Fiction · 01/27/2010


I landed an office manager position with the NYC Ballet, and moved into a studio in Greenwich Village. Feeling generous, I invited my younger sister up for the weekend.

“Want to rub my nose in it, huh?” Sally said.

That first night, she wanted to watch lions kill antelope and mount each other on Animal Planet. We drank red wine out of plastic cups and buttered popcorn out of cereal bowls, the salt stinging my lips. Live music carried through the window from Jack’s: the Stones’ “Satisfaction.” Sally had forgotten her fake ID. I was twenty two, she seventeen. We drank more wine from a box.

The next morning, Sally complained the noise of the coffee grinder had woken her. She played with her blueberry pancakes, and glared into her percolated coffee, asking if I had any instant.

I proposed our itinerary: the usual suspects.

She said, “I heard The Museum of Sex rocks.”

We rode the subway to the Museum, saying little, the excursion Sally’s attempt to outrage me. I offered her gum. She claimed she didn’t chew it anymore.

“Who gives up gum?”

“Who gives a fuck?”

“I see you took up swearing instead.”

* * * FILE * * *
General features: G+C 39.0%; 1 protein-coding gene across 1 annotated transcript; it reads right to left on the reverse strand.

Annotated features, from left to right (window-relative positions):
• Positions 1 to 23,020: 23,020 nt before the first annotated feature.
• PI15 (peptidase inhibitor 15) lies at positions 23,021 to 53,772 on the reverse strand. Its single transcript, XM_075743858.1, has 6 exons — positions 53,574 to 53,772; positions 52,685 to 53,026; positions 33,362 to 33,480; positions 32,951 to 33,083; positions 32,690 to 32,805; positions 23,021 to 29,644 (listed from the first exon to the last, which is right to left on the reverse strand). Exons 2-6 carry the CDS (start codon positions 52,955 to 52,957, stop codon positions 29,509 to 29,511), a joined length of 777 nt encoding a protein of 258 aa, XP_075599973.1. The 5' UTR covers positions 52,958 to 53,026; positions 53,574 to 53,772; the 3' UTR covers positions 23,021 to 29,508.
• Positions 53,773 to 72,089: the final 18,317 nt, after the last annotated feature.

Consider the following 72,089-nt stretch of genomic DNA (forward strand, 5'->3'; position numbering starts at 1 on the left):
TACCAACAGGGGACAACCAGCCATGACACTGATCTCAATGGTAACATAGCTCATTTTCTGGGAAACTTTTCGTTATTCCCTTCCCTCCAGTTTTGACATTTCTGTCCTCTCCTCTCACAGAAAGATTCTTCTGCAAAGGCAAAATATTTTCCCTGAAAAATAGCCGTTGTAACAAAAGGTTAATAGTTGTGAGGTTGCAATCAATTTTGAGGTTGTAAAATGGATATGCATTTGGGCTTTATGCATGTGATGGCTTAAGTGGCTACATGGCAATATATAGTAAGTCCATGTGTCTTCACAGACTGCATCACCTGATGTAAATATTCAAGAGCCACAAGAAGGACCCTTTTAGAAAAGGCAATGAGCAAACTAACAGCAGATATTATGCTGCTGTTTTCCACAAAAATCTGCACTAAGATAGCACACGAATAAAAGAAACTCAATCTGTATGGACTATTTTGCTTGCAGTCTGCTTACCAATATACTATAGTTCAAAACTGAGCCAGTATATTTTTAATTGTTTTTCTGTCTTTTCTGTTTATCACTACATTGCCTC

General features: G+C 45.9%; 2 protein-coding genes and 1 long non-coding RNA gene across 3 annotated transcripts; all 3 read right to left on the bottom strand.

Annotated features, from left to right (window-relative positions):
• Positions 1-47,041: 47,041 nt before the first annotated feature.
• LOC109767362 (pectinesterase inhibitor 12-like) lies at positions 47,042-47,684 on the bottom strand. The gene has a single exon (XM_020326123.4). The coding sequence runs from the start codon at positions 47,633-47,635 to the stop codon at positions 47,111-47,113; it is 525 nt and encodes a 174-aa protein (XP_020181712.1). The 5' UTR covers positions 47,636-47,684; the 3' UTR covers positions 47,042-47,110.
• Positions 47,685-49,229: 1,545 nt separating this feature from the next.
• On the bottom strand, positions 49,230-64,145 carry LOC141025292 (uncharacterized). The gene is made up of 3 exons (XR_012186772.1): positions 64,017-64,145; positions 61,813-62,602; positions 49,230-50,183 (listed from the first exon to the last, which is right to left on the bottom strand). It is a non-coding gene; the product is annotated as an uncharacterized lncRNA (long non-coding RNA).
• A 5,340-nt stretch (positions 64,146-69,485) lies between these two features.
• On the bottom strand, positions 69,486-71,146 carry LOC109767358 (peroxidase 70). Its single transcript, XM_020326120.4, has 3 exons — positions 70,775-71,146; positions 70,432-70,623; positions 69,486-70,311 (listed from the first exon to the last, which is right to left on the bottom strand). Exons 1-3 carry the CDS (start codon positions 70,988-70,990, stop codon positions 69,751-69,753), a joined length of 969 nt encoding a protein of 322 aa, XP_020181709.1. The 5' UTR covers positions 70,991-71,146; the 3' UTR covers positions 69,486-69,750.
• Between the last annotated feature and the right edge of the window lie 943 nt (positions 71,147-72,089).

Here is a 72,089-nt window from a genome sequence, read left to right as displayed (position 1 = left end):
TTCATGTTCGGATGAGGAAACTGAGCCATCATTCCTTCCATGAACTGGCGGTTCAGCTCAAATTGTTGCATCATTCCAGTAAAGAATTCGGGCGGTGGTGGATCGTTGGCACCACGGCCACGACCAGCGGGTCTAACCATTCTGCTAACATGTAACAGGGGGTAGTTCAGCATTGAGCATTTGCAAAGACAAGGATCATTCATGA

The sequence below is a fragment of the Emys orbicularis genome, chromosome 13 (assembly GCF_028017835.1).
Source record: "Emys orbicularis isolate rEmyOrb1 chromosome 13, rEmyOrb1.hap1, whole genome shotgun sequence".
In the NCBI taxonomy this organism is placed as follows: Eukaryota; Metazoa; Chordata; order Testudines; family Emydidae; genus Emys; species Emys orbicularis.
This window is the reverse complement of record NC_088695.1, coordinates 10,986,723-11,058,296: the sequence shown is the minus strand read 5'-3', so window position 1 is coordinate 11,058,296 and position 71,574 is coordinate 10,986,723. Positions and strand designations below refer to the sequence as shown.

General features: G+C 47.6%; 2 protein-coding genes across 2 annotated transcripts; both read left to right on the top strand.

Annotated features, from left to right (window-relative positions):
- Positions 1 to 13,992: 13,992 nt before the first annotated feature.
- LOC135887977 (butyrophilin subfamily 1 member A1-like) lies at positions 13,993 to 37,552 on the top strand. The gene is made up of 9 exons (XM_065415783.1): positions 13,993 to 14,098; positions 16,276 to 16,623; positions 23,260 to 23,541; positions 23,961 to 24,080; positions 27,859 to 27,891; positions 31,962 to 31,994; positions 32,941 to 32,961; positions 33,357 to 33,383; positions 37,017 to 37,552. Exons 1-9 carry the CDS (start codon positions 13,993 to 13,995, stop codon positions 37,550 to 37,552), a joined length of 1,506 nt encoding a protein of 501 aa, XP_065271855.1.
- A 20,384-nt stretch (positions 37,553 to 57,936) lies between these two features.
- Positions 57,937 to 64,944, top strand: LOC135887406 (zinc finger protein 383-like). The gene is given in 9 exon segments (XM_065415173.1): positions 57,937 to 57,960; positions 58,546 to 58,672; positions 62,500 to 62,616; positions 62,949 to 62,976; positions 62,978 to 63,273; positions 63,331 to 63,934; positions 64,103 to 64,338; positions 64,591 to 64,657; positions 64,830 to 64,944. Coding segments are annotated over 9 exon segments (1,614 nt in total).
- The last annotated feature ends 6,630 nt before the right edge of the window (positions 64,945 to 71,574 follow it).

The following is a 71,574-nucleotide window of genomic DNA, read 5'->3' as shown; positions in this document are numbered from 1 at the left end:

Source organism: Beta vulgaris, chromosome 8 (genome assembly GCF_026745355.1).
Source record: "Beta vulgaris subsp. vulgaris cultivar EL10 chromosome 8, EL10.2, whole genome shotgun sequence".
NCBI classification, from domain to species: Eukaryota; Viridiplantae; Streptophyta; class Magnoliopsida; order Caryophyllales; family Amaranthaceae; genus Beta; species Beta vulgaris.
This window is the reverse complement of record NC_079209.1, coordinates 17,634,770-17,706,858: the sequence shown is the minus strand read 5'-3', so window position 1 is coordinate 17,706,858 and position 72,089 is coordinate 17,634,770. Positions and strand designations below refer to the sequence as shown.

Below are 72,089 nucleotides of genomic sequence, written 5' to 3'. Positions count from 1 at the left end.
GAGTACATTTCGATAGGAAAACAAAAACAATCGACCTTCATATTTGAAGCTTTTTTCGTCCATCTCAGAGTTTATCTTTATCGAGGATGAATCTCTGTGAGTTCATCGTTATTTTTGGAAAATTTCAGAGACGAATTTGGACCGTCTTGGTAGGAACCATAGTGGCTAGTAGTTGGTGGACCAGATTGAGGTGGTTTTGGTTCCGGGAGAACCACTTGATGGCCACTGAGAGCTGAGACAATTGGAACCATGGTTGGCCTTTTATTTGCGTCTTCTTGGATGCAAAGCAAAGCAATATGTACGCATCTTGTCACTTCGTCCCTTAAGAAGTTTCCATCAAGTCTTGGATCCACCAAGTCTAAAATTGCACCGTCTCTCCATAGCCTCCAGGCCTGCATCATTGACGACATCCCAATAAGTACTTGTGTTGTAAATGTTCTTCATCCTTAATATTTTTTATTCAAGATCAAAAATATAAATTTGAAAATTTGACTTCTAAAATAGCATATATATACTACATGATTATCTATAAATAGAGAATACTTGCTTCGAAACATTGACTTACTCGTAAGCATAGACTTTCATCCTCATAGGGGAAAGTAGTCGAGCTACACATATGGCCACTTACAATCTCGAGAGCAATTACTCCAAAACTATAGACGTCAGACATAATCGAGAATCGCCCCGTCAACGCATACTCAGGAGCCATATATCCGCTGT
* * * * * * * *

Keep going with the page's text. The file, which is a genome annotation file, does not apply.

“You didn’t ‘see’ me anything.”

I flicked the foil from my stick of gum at her head.


Inside the Museum, Sally headed straight for the “Naked Ambition” exhibit: wall-to-wall with oversized porn prints. She stared, open-mouthed, touching where it said “no touching,” and wore a stupid happy, slobbery dog face. I wondered how many times she’d done it. Probably more than me.

“The Sex Life of Animals” exhibit revealed in graphic detail how our urges weren’t any different than theirs. “The Sex Life Of Robots” was a porn movie starring machinery with remarkable flexibility. I refused to enter the “Techniques Exhibit.” Sally plowed ahead.

She exited looking like she’d wet her underwear. “I’m famished.”

In the diner, I said, “That was bordering on sick.”

Her color rose. “How could you not get how tight that was?”


She dropped her sandwich onto her plate, its insides spilling out, and tossed a slice of tomato, hitting my cheek.

I wiped my face with my napkin.

“Can’t you ever stop being so fucking together?” She threw her pickle, hitting me in the eye.

My eye steaming, I moved my napkin there.

She threw her wad of turkey slices, hitting my chest.

I grabbed the turkey and threw it back, hitting right between her eyes.

She fired her side salad, getting me full in the face.

I returned the wet lettuce with force.

By the time the Manager appeared, Sally’s potato salad had slid down my chest and onto my lap.

Outside the diner, I went East and Sally West.

On the subway heading home, I felt stupid sitting in my stained clothes, starting to sour and stink. We entered the dark of the tunnel. The Museum’s video of the pandas’ coupling came back to me, how frantic and strained they had seemed, as if they knew they were in danger of extinction, afraid they wouldn’t make it.


Raised in Ireland, Ethel Rohan now lives in San Francisco. Despite the much sunnier climate, she remains as pale as the day she was born. Perhaps because she spends far too much time indoors writing. She’s grateful to have published widely, and blogs at